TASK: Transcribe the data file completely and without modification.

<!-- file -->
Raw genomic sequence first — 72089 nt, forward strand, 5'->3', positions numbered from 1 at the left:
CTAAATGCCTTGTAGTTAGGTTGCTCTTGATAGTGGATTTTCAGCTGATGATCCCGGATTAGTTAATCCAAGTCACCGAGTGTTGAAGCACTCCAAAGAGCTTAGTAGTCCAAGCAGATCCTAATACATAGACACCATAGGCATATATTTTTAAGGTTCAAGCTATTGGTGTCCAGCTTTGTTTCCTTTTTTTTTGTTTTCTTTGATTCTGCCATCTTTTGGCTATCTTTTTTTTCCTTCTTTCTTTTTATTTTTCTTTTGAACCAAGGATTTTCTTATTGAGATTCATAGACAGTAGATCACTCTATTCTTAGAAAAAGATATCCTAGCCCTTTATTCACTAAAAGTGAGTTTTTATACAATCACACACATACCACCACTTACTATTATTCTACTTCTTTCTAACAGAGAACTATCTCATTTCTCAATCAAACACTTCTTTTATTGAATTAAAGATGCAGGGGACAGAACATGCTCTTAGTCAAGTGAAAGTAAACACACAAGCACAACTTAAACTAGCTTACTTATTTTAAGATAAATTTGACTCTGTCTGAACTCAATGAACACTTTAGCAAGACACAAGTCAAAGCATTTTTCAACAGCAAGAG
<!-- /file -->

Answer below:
Raw genomic sequence first — 72089 nt, forward strand, 5'->3', positions numbered from 1 at the left:
CTAAATGCCTTGTAGTTAGGTTGCTCTTGATAGTGGATTTTCAGCTGATGATCCCGGATTAGTTAATCCAAGTCACCGAGTGTTGAAGCACTCCAAAGAGCTTAGTAGTCCAAGCAGATCCTAATACATAGACACCATAGGCATATATTTTTAAGGTTCAAGCTATTGGTGTCCAGCTTTGTTTCCTTTTTTTTTGTTTTCTTTGATTCTGCCATCTTTTGGCTATCTTTTTTTTCCTTCTTTCTTTTTATTTTTCTTTTGAACCAAGGATTTTCTTATTGAGATTCATAGACAGTAGATCACTCTATTCTTAGAAAAAGATATCCTAGCCCTTTATTCACTAAAAGTGAGTTTTTATACAATCACACACATACCACCACTTACTATTATTCTACTTCTTTCTAACAGAGAACTATCTCATTTCTCAATCAAACACTTCTTTTATTGAATTAAAGATGCAGGGGACAGAACATGCTCTTAGTCAAGTGAAAGTAAACACACAAGCACAACTTAAACTAGCTTACTTATTTTAAGATAAATTTGACTCTGTCTGAACTCAATGAACACTTTAGCAAGACACAAGTCAAAGCATTTTTCAACAGCAAGAG